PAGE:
Mexico, The Bad, the Great and the Ugly - An Unusual Film
Bill Behrenbruch, top, producer
and cast for Mexico, The Bad,
The Great and the Ugly
I am often asked why I decided to make "Mexico: The Bad, the Great and the Ugly" from still images, instead of motion picture or video? I suppose this is an especially relevant question since I've spent the last 35 years in the motion picture industry. The answer lies more in accident than intent.
A little history. About a dozen years ago, I was asked if I could put together a short presentation on my travels in Mexico for a group of pilots in Santa Barbara, CA. The plan was to explain the process of flying a private plane into Mexico and show why this would be a good thing to do. A dozen years ago, the logical way of doing this was with a basic 35mm slide projector and stand up narration. The 15-minute presentation turned into 90 minutes of fascination. The audience was quite intrigued. Most had not considered Mexico in their travel plans, even though it was close by. I gave this presentation on several occasions to a similar response. I thought I should do more with this, but...
Life intervened. Job and family issues dominated. The presentation went on the shelf. I continued to travel and photograph in Mexico whenever I had the chance, but I seldom gave the presentation.
Fast forward about a decade. Looking for something else, I stumbled across the slide tray from the Mexico show. I should update that with digital technology, I thought. (Another example of a simple idea that takes over your life.)
First, I needed to scan the 35mm Kodachrome to a digital file. I had done some of this years before using a commercial outfit. The files they produced were 18-20MB. I'd thought that a huge file. But, when cropped and put on a large screen in HD, they proved inadequate. I ended up buying a Nikon scanner that produced files of 50MB to 100MB in size. These stood up much better on a large screen. I also found Adobe Photoshop to be very useful to do additional clean up and to bring out the sparkle in the image.
Of course, when you start producing files this size, just viewing them can be an issue. My office computer was not ready for this. My new laptop made a valiant effort, but came up short. With the help, and encouragement of a couple of computer literate friends, I was able to build a usable machine (currently with an Intel i7 Quad Core processor, 16GB of RAM and about 10TB of storage). This solved the hardware problem.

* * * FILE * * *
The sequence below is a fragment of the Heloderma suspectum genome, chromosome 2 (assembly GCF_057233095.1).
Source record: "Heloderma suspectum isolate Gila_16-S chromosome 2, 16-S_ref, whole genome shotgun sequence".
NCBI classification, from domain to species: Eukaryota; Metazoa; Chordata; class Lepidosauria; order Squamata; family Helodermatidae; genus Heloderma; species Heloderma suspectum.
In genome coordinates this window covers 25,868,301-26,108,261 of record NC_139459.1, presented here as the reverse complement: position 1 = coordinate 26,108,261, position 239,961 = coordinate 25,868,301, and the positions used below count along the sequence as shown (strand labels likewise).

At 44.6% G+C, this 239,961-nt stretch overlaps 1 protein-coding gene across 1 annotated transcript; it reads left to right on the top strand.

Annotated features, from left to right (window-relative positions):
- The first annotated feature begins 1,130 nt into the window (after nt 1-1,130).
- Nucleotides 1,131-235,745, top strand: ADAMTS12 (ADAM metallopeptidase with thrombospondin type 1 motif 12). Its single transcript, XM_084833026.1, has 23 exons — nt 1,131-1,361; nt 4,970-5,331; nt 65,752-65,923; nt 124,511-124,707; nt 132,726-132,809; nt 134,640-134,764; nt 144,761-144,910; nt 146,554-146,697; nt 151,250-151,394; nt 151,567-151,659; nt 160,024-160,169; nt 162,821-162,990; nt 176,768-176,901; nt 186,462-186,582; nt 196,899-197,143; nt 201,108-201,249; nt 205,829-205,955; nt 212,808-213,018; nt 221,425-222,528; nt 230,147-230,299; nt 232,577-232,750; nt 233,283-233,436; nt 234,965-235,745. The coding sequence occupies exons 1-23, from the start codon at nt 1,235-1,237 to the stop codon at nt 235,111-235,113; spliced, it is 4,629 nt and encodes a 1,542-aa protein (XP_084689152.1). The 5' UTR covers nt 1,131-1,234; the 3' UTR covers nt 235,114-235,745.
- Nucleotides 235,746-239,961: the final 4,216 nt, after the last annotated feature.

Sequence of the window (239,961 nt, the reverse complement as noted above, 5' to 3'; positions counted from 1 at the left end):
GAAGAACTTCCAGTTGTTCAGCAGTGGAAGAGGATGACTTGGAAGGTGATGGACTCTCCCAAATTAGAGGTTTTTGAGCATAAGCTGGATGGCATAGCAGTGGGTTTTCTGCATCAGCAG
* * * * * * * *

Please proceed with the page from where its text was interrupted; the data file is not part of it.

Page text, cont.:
Now, I just needed software that would allow me to create the program I had in my head. I should explain that I'd spent a good deal of time as an Optical Cameraman, running an optical printer and an animation stand in the motion picture industry. A lot of the work I did incorporated still pictures or graphics into motion pictures. My job was to make them interesting. This often involved using pans, zooms and other optical effects to generate this interest. Now, I wanted a software program that was up to that task digitally. After casting about for several weeks, I settled on a resolution independent, slide specific program from Photodex Corporation. I still use that program.
In addition to the still images, there are a number of effects shots in the Mexico program. These include several animated rain and snow shots, an animated bird over a sunset, a 3D foliage shot of a mountain lion and a couple of others. These were done to add visual interest to the story and were accomplished in Adobe After Effects. They were rendered out of After Effects in full HD, uncompressed and imported into the Photodex program.
The Photodex program proved great for picture editing, but not so good for a multi-layered sound track. I ended up rendering the picture out of Photodex at 1920 x 1080 in an uncompressed .tif video file in sections, with a basic audio track as a guide. I then made proxy files of each of the sections. I used these as a guide in Adobe Premiere (64 bit) and built the sound tracks.
Once these were complete, I replaced the proxy files with the original HD, uncompressed files. These are very large files (1.5Gbits/sec) and are not typically playable in their uncompressed format. I rendered this out via Adobe Media Encoder to a hard drive. I view this as a conformed negative (film speak) of the show. I also output the show via Adobe Encore to both a DVD and a Blu-ray disc. This gave me a playable version in either Standard or High Definition.
So back to the original question: Why did I make the show in still images? My intent was to travel in a land few people visited. When I started these travels, film or video equipment would have been bulky and a burden to cart around. It would also have been intrusive. The local people were always suspicious of cameras, even 35mm still cameras. The indigenous people could be hostile when confronted with a camera. The accident, I suppose, was that I traveled so long and so wide and had so many experiences that I had a story to tell that people enjoy watching.
Bill Behrenbuch is represented by Windows Agency 800-541-0541.